The current status of the Controller Node’s intra-cluster communication connections can be determined by running

show control-cluster connections

7

If a Controller node is a Controller Cluster majority leader, it will be listening on port 2878 (as indicated by the Y in the “listening” column).

The other Controller nodes will have a dash (-) in the “listening” column.

The next step is to check whether the Controller Cluster majority leader has any open connections as indicated by the number in the “open conns” column. On a properly functioning Controller, the open connections should be the same as the number of other Controller nodes in the Controller Cluster (e.g. In a three-node Controller Cluster, the Controller Cluster majority leader should show two open connections).

The command show control-cluster history will allow you to see a history of Controller Cluster-related events on this node including restarts, upgrades, Controller Cluster errors and loss of majority.

controller # show control-cluster history

8

Joining a Controller Node to Controller Cluster

This section covers issues that may be encountered when attempting to join a new Controller Node to an existing Controller Cluster. An explanation of why the issue occurs and instructions on how to resolve the issue are also provided.

Symptom: Joining a new Controller node to a Controller Cluster may fail all of the existing Controllers are disconnected.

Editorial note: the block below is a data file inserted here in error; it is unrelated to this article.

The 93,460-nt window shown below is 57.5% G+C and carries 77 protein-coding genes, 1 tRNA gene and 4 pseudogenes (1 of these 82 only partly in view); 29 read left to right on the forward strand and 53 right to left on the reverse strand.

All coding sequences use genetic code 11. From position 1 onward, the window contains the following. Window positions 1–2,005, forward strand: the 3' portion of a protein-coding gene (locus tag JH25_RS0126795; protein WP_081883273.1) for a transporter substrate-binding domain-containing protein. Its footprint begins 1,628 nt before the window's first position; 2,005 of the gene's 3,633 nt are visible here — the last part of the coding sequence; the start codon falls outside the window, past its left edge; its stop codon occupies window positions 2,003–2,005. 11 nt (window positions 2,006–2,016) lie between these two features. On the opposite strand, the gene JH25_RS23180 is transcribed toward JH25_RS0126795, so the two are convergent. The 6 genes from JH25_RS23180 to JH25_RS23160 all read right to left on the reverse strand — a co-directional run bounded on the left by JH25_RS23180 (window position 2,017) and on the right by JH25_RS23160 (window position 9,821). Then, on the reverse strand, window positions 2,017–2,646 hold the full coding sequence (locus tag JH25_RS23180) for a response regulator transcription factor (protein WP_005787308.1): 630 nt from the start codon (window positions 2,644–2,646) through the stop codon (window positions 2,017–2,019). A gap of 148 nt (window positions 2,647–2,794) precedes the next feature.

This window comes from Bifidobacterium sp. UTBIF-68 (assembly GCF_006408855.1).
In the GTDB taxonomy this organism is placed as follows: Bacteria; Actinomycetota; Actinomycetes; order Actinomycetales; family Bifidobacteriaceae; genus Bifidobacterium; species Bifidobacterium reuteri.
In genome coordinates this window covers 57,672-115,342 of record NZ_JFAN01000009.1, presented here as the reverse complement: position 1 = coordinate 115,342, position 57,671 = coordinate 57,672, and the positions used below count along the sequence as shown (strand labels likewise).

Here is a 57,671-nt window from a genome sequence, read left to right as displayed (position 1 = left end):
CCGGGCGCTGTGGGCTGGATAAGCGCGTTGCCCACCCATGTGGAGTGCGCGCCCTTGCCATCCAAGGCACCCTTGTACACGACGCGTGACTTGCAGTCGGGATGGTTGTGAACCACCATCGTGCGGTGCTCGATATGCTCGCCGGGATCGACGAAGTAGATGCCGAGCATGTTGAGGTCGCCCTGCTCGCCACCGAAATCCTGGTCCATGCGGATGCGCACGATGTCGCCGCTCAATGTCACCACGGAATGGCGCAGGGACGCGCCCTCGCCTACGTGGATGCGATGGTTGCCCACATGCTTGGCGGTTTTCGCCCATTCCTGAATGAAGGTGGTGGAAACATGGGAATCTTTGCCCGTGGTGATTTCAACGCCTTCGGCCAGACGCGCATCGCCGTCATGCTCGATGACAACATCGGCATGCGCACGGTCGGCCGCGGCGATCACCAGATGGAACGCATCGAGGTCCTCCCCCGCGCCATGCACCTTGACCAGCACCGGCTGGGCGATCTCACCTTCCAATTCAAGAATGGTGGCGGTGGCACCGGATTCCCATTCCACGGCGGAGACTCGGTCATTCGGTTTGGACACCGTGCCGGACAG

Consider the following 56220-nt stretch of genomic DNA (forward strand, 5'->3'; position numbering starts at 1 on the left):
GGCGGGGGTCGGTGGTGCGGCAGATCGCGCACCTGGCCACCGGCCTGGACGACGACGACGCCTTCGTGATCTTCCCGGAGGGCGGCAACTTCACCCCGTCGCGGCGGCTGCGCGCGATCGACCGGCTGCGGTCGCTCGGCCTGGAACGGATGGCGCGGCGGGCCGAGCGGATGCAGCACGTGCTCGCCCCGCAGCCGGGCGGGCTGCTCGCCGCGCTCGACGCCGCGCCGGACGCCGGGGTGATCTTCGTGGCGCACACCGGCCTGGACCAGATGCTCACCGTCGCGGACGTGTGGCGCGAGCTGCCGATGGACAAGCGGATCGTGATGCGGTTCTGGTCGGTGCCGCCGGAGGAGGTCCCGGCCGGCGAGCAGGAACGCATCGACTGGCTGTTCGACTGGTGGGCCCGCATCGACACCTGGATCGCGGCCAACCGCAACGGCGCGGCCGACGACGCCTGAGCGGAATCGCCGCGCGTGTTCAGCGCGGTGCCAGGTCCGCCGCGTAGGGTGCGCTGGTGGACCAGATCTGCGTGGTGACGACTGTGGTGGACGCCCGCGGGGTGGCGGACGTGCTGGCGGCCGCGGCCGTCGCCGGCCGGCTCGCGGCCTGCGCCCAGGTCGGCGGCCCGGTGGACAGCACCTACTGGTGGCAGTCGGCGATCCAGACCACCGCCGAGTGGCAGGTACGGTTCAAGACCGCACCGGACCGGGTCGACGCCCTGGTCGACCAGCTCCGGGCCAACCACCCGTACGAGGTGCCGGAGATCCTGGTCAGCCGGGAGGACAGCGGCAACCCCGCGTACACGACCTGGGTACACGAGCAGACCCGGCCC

Example for this situation:

As we can see controller-1 and controller-2 are in disconnected from the NSX manager

5

When we try to add new controller cluster we get this error message:

10

Explanation:

If n nodes have joined the NSX Controller Cluster, then a majority (strictly greater than 50%) of those n nodes must be alive and connected to each other, before any new data to the system. This means that if you have a Controller Cluster of 3 nodes, 2 of them must be alive and connected in order for new data to be written in NSX.

In our case to add new controller node to cluster we need at least on member of the cluster to be in “Normal” state.

17

 

Resolution: Start the Disconnected Controller. If the Controller is disconnected due to a permanent failure, remove the Controller from the Controller Cluster.

Symptom: the join control-cluster CLI command hangs without ever completing the join operation.

Explanation:

The IP address passed into the join control-cluster command was incorrect, and/or does not refer to a currently live Controller node.

For example the user type the command:

join control-cluster 192.168.110.201

Make sure that 192.168.110.201 is part of existing controller cluster.

Resolution: